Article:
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The Amazon-Whole Foods Hysteria Is Overblown

July 12, 2017, 2:19 PM UTC

This article first appeared in Term Sheet, Fortune’s newsletter on deals and dealmakers. Sign up here.

The ripple effects of Amazon’s $13.7 billion Whole Foods deal are only starting to show. Nobody knows exactly what Amazon is going to do the grocery chain, and that uncertainty is freaking everyone out.

The deal has been a convenient scapegoat for Blue Apron’s disappointing IPO. “Amazon’s Whole Foods deal pretty much sunk Blue Apron’s IPO,” screamed one headline. “Jeff Bezos has officially spoiled Blue Apron’s IPO,” declared another.

Now, grocery chain Albertsons has put its plans to go public on hold, Bloomberg reports. Of course, the culprit is Amazon-Whole Foods. Cerberus Capital Management acquired Albertsons in 2006 and planned to take it public in 2015. Those plans stalled after a disappointing profit forecast from Wal-Mart spooked the markets. Albertsons renewed its IPO plans earlier this year. Meanwhile Albertsons attempted to buy Whole Foods but was “spurned.” Now the IPO plans are on ice again:

To convince potential investors of its growth prospects in its 2015 IPO roadshow, Albertsons pitched plans to expand its natural and organic foods offerings. Now, the looming Amazon-Whole Foods tie-up squelches confidence in those hopes.


But I’m not sure I understand the kneejerk dread over the certain, unstoppable path of destruction expected by Amazon-Whole Foods. Is all the gloom because Whole Foods struggled as a public company, therefore all public grocery stories are doomed? Or are we bearish because Amazon is now armed with a chain of physical grocery stores, and therefore all competitors are automatically, without a doubt doomed? And also: Is every story about the grocery industry required to include apocalyptic quotes from experts like, “They don’t have a shot. Traditional grocery is fading fast.”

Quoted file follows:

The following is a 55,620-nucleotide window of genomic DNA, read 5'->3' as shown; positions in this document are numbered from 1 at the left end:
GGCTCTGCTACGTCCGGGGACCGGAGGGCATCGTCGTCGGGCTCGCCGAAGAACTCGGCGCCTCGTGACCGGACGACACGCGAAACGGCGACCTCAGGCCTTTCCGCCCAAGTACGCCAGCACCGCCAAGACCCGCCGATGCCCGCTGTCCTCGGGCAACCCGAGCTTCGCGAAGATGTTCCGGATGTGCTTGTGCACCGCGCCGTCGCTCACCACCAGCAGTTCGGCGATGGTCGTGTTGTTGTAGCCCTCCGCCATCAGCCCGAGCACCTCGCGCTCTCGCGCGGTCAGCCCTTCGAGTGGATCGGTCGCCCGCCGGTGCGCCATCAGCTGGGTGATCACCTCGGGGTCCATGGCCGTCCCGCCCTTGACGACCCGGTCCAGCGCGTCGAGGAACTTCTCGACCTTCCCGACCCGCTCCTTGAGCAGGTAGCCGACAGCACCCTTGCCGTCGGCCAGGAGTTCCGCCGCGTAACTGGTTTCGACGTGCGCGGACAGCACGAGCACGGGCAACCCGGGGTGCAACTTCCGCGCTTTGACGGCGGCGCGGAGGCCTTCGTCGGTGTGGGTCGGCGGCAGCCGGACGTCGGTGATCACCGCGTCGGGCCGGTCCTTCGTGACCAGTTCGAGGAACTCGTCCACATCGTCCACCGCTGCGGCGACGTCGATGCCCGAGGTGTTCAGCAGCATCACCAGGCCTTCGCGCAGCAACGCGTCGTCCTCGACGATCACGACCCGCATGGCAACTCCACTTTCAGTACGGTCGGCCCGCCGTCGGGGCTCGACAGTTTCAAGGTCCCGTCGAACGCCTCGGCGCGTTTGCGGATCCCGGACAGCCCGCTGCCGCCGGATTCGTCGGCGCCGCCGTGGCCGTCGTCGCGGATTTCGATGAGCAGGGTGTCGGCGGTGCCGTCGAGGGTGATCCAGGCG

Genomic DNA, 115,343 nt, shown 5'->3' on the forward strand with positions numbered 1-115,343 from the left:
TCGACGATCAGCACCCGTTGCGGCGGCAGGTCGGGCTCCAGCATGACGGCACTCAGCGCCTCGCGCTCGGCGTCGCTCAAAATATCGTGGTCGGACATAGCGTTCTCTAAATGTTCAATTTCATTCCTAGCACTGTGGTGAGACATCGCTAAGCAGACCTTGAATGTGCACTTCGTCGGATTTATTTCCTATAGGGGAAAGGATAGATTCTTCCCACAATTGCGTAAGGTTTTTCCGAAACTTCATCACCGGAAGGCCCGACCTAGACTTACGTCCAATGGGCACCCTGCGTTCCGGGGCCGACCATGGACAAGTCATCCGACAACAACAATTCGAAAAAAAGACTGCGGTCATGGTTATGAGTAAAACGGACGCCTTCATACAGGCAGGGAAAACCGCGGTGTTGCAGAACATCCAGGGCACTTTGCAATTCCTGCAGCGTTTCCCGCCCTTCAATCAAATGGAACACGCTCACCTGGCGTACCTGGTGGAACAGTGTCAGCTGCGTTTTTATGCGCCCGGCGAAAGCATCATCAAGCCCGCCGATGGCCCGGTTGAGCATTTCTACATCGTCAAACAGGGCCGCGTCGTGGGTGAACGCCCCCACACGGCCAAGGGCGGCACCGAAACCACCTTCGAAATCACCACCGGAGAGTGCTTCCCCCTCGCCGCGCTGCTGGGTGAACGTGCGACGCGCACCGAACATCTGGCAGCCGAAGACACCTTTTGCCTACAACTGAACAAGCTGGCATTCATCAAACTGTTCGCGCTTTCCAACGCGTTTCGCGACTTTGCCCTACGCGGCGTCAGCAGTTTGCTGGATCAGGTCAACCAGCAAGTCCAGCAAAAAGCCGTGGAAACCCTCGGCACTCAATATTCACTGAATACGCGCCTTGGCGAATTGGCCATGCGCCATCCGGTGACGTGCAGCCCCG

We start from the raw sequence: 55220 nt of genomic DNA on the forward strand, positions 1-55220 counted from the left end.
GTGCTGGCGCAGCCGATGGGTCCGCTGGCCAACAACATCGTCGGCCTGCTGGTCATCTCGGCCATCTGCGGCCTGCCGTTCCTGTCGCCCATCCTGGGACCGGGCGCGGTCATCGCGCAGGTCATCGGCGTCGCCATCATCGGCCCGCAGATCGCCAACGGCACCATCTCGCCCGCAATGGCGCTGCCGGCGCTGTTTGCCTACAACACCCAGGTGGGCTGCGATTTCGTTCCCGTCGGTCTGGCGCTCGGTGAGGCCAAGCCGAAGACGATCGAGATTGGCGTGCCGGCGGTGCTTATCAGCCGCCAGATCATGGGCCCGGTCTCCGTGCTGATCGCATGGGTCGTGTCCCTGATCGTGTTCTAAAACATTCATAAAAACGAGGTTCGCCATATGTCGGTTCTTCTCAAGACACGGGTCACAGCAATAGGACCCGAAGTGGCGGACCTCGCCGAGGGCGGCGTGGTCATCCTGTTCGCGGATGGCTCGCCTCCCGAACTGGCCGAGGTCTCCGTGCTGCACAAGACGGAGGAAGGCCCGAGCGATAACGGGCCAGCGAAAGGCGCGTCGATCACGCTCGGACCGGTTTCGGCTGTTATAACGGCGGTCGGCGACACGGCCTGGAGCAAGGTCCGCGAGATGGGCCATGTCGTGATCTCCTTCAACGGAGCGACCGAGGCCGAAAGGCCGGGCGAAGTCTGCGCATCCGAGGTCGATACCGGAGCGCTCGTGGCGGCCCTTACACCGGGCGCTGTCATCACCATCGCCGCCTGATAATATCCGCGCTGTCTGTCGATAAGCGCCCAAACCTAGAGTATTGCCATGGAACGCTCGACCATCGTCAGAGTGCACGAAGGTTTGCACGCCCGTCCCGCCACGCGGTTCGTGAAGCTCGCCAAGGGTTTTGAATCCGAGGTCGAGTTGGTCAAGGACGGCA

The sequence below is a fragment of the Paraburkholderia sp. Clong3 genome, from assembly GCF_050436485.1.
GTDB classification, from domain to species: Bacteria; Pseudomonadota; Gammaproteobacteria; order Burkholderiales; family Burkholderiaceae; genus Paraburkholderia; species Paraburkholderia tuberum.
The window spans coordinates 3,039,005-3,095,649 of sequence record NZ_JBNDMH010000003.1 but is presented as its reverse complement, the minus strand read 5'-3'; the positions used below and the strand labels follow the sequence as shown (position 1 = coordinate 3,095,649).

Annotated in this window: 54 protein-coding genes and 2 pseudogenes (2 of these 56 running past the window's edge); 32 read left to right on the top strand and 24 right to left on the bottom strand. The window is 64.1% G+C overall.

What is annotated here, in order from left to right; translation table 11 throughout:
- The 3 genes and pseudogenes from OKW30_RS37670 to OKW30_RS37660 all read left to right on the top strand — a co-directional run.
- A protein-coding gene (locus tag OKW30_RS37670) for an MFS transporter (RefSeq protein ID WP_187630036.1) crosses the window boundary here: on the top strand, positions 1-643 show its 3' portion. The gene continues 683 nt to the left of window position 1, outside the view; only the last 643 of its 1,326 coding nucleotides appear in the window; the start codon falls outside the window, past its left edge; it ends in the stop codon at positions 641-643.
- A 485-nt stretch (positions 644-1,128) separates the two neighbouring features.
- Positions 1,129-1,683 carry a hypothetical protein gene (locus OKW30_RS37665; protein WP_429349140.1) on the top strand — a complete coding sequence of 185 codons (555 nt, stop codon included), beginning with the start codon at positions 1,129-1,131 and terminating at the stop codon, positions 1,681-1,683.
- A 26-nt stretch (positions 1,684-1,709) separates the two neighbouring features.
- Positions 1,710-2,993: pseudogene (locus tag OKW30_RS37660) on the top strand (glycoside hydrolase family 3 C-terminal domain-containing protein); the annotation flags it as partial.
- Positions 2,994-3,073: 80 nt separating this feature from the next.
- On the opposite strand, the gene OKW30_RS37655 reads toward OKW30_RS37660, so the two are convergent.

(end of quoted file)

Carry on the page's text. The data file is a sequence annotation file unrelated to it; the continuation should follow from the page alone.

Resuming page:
Whatever effect Amazon-Whole Foods has on the grocery industry, it won’t happen overnight. Even combined, Amazon and Whole Foods are barely a blip on the overall food market in the U.S. As Jefferies points out in its analyst note on the deal: Whole Foods owns just 1.7% of the U.S. grocery market. Amazon owns 0.8%. By comparison, Wal-Mart has around 18% and Kroger is just under 10%. Albertson’s, in third place, is around 6%.

I imagine Amazon has big plans to change its market share. But we have no idea what they look like, or how quickly Amazon, which has been a laggard in food for a decade now, will move. But in the meantime, just to be safe, everybody better panic.